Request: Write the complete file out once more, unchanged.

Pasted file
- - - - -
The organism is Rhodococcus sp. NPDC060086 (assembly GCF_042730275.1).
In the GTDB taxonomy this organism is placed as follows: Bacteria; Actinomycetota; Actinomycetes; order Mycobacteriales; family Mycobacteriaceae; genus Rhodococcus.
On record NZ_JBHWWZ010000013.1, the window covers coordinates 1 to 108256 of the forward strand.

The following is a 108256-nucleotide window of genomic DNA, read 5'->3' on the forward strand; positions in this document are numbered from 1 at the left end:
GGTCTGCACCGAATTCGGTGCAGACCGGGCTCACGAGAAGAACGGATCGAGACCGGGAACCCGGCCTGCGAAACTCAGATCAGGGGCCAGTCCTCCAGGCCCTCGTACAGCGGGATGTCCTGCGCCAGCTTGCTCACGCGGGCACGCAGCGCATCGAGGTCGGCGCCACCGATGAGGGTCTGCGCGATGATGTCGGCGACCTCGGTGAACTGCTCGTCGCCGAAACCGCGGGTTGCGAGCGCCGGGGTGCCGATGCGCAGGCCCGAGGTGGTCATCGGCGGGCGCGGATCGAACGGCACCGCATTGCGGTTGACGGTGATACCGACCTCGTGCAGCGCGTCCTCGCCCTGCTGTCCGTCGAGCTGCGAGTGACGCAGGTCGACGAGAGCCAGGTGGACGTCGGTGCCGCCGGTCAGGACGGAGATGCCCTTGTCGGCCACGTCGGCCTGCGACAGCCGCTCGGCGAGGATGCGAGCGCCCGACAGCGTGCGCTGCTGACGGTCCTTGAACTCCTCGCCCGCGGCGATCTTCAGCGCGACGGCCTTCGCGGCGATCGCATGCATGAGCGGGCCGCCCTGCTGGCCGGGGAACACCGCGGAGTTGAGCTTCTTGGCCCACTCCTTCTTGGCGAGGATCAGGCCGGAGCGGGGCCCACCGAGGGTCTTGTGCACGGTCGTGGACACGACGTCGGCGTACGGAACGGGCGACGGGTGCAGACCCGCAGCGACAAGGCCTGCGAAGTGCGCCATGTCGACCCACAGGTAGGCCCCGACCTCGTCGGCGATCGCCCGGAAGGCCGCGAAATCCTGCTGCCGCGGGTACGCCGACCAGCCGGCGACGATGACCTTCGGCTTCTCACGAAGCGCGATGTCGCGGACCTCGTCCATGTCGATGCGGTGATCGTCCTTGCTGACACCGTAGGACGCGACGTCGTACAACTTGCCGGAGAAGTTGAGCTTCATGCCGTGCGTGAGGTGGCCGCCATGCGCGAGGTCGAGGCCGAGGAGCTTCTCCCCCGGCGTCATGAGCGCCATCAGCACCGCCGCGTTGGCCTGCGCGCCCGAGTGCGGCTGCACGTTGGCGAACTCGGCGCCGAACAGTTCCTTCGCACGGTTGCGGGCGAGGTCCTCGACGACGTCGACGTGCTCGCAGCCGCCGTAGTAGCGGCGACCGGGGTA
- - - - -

The organism is Rhodococcus sp. NPDC060086 (assembly GCF_042730275.1).
In the GTDB taxonomy this organism is placed as follows: Bacteria; Actinomycetota; Actinomycetes; order Mycobacteriales; family Mycobacteriaceae; genus Rhodococcus.
On record NZ_JBHWWZ010000013.1, the window covers coordinates 1 to 108256 of the forward strand.

The following is a 108256-nucleotide window of genomic DNA, read 5'->3' on the forward strand; positions in this document are numbered from 1 at the left end:
GGTCTGCACCGAATTCGGTGCAGACCGGGCTCACGAGAAGAACGGATCGAGACCGGGAACCCGGCCTGCGAAACTCAGATCAGGGGCCAGTCCTCCAGGCCCTCGTACAGCGGGATGTCCTGCGCCAGCTTGCTCACGCGGGCACGCAGCGCATCGAGGTCGGCGCCACCGATGAGGGTCTGCGCGATGATGTCGGCGACCTCGGTGAACTGCTCGTCGCCGAAACCGCGGGTTGCGAGCGCCGGGGTGCCGATGCGCAGGCCCGAGGTGGTCATCGGCGGGCGCGGATCGAACGGCACCGCATTGCGGTTGACGGTGATACCGACCTCGTGCAGCGCGTCCTCGCCCTGCTGTCCGTCGAGCTGCGAGTGACGCAGGTCGACGAGAGCCAGGTGGACGTCGGTGCCGCCGGTCAGGACGGAGATGCCCTTGTCGGCCACGTCGGCCTGCGACAGCCGCTCGGCGAGGATGCGAGCGCCCGACAGCGTGCGCTGCTGACGGTCCTTGAACTCCTCGCCCGCGGCGATCTTCAGCGCGACGGCCTTCGCGGCGATCGCATGCATGAGCGGGCCGCCCTGCTGGCCGGGGAACACCGCGGAGTTGAGCTTCTTGGCCCACTCCTTCTTGGCGAGGATCAGGCCGGAGCGGGGCCCACCGAGGGTCTTGTGCACGGTCGTGGACACGACGTCGGCGTACGGAACGGGCGACGGGTGCAGACCCGCAGCGACAAGGCCTGCGAAGTGCGCCATGTCGACCCACAGGTAGGCCCCGACCTCGTCGGCGATCGCCCGGAAGGCCGCGAAATCCTGCTGCCGCGGGTACGCCGACCAGCCGGCGACGATGACCTTCGGCTTCTCACGAAGCGCGATGTCGCGGACCTCGTCCATGTCGATGCGGTGATCGTCCTTGCTGACACCGTAGGACGCGACGTCGTACAACTTGCCGGAGAAGTTGAGCTTCATGCCGTGCGTGAGGTGGCCGCCATGCGCGAGGTCGAGGCCGAGGAGCTTCTCCCCCGGCGTCATGAGCGCCATCAGCACCGCCGCGTTGGCCTGCGCGCCCGAGTGCGGCTGCACGTTGGCGAACTCGGCGCCGAACAGTTCCTTCGCACGGTTGCGGGCGAGGTCCTCGACGACGTCGACGTGCTCGCAGCCGCCGTAGTAGCGGCGACCGGGGTA